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Dorothy Day, Peter Maurin and the Catholic Worker MovementFaith and CultureFeatured ArticlesVatican Document Jolts Church: Themes of Jubilee Year of Mercy Inspired Catholic Worker

Vatican Document Jolts Church: Themes of Jubilee Year of Mercy Inspired Catholic Worker

Immigrants Walking with Christ – by Angel Valdez

We, like many others, were surprised when Pope Francis declared a Year of Jubilee to begin on December 8 this fall. We were especially surprised and moved when he revealed that the theme of the Jubilee Year would be mercy.

In the ancient tradition of a Year of Jubilee, slaves and prisoners were to be freed, debts would be forgiven, land and possessions would be returned to their owners, and the mercies of God would be particularly manifest (Lev. 25:8-13).  Would this be the case for the newly announced Jubilee Year?

We awaited the document to outline the celebration and meaning of the Jubilee Year of Mercy with eager anticipation, knowing of Pope Francis’ emphasis on the mercy of God. We wondered if it would not only emphasize the mercy of God, but also mention the corporal and spiritual Works of Mercy which have been so much at the heart of the Catholic Worker movement.

The new document, Misericordiae Vultus did not disappoint. Reading it provides a jolt to the reader and will also jolt the Church if taken to heart. The Holy Father states it clearly: “This is an opportune moment to change our lives.”

The document may well turn out to be one of those life-changing documents which jolt the Church and its members into becoming more radical followers of the Gospel.

The first sentences set the theme: “Jesus Christ is the face of the Father’s mercy. These words might well sum up the mystery of the Christian faith. Mercy has become living and visible in Jesus of Nazareth…”

Pope Francis asks us to  contemplate the mystery of mercy, insisting that our salvation depends on it. He is giving us this year to “gaze even more attentively on mercy so that we may become a more effective sign of the Father’s action in our lives.”

He calls the mercy of God the beating heart of the Gospel, and insists that in its own way it must penetrate the heart and mind of every person.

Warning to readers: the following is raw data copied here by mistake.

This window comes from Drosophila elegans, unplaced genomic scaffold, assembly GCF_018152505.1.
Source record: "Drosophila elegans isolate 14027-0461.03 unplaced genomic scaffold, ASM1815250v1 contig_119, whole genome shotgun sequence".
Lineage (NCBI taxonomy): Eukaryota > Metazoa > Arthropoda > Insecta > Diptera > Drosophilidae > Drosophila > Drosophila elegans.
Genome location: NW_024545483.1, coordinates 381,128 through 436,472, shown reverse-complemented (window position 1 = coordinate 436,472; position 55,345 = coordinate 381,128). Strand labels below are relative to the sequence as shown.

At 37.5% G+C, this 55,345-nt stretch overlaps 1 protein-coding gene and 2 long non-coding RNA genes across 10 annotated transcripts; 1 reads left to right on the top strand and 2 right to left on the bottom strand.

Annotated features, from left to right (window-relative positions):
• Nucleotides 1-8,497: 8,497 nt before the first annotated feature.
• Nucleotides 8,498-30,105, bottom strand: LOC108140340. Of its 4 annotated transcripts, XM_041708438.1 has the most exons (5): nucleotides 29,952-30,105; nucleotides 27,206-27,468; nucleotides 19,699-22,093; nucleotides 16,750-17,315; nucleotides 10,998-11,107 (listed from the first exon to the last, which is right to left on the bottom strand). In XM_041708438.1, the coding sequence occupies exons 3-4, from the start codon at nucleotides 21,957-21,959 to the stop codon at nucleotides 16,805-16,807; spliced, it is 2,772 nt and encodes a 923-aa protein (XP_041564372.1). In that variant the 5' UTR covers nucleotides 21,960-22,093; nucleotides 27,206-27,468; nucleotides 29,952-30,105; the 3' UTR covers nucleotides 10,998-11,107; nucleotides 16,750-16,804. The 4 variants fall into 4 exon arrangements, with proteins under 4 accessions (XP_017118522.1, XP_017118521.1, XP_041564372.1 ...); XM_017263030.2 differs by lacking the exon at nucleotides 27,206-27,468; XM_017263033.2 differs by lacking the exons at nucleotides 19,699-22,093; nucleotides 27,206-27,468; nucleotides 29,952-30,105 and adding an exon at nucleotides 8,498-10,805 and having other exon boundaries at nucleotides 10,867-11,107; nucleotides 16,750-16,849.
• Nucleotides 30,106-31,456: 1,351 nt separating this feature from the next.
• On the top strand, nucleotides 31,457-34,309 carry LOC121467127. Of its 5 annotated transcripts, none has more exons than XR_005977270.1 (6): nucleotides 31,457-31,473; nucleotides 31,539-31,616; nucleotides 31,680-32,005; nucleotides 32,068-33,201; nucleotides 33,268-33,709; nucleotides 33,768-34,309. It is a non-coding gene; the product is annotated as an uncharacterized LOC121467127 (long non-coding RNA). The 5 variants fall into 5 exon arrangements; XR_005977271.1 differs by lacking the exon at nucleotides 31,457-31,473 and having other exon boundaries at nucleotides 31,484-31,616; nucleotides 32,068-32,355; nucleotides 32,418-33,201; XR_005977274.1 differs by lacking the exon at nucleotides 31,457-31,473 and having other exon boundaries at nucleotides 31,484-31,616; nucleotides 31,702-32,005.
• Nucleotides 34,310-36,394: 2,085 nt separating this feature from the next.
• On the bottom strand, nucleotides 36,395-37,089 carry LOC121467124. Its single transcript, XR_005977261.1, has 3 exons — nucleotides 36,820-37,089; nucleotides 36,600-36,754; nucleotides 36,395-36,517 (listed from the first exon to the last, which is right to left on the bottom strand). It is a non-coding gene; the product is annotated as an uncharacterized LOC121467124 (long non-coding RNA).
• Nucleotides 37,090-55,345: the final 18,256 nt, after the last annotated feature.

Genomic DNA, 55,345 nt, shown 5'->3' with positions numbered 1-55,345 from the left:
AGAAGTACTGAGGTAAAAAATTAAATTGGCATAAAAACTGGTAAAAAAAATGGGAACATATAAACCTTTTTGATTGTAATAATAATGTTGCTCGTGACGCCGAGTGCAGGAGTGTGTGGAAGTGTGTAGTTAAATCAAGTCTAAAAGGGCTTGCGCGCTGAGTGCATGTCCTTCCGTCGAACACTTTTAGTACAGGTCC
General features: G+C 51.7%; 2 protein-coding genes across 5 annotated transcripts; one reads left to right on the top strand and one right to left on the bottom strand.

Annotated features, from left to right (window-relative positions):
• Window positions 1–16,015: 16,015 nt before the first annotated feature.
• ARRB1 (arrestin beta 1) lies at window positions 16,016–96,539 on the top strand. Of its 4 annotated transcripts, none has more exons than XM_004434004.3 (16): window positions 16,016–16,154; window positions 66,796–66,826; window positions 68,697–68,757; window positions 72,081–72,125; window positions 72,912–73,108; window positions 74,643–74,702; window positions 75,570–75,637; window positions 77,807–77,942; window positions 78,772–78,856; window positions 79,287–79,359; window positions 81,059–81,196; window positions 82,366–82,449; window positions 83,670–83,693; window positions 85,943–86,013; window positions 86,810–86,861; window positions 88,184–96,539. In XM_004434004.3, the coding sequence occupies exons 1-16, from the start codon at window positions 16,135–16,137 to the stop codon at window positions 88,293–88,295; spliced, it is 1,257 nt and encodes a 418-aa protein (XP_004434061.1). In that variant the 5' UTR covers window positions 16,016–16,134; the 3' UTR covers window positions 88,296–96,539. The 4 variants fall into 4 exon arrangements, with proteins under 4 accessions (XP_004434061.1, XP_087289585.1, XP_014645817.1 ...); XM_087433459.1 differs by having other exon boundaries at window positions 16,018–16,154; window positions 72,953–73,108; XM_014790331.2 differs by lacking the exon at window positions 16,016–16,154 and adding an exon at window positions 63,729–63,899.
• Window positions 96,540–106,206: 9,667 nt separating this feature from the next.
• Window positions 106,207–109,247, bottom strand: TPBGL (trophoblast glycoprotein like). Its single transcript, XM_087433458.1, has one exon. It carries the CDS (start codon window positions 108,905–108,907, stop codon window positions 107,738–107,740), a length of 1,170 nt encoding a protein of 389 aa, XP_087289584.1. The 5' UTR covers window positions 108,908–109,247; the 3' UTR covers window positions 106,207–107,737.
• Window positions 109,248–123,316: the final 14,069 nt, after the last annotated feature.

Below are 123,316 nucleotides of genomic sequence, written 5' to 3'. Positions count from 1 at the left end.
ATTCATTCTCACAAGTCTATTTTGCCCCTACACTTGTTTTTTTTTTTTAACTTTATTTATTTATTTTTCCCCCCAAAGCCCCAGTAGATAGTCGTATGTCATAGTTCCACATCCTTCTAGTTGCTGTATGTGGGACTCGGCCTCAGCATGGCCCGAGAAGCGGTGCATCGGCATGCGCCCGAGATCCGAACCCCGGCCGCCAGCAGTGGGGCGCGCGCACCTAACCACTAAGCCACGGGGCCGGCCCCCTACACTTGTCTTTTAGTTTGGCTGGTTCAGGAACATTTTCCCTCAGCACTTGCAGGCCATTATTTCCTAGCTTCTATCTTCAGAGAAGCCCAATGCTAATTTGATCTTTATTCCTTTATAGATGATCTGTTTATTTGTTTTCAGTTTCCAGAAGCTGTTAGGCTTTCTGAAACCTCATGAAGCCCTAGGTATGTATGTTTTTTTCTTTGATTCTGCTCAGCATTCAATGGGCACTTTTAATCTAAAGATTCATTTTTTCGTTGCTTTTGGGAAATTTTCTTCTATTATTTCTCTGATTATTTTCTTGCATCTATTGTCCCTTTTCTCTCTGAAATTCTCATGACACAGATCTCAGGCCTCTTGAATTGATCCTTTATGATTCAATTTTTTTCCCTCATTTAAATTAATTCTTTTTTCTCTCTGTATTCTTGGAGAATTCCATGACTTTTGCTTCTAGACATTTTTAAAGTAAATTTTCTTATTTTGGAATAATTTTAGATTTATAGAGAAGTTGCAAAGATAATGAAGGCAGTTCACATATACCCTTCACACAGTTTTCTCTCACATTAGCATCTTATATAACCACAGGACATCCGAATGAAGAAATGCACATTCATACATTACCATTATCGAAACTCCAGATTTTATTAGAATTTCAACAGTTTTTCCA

The date of December 8, 2015, was chosen for the beginning of the Jubilee Year because it will be the fiftieth anniversary of the closing of Second Vatican Council. The Pontiff quotes the words of St John XXIII setting the tone as he opened the Council: “Now the Bride of Christ wishes to use the medicine of mercy rather than taking up arms of severity.”

Lest mercy be misunderstood as only for bleeding heart liberals, Francis reminds us of the ancient tradition of understanding mercy as a manifestation of the power of God. He quotes Thomas Aquinas: “‘It is proper to God to exercise mercy, and he manifests his omnipotence particularly in this way.’ Saint Thomas Aquinas’ words show that God’s mercy, rather than a sign of weakness, is the mark of his omnipotence.” And one of the oldest prayers of the Church relates mercy to God’s power: “For this reason the liturgy, in one of its most ancient collects, has us pray: ‘O God, who reveal your power above all in your mercy and forgiveness…’”

Would We Find Matthew 25?

As we continued to read the document, hoping to see Matthew 25 and the corporal and spiritual Works of Mercy spelled out, we found them in number 15 where Pope Francis’ speaks of his burning desire for the Jubilee Year:

“It is my burning desire that, during this Jubilee, the Christian people may reflect on the corporal and spiritual works of mercy. It will be a way to reawaken our conscience, too often grown dull in the face of poverty. And let us enter more deeply into the heart of the Gospel where the poor have a special experience of God’s mercy. Jesus introduces us to these works of mercy in his preaching so that we can know whether or not we are living as his disciples.

“Let us rediscover these corporal works of mercy: to feed the hungry, give drink to the thirsty, clothe the naked, welcome the stranger, heal the sick, visit the imprisoned, and bury the dead. And let us not forget the spiritual works of mercy: to counsel the doubtful, instruct the ignorant, admonish sinners, comfort the afflicted, forgive offences, bear patiently those who do us ill, and pray for the living and the dead.”

Reminding us of our Last Judgment, Francis emphasizes the practical corporal Works of Mercy, but also spells out what the spiritual Works mean on a practical level: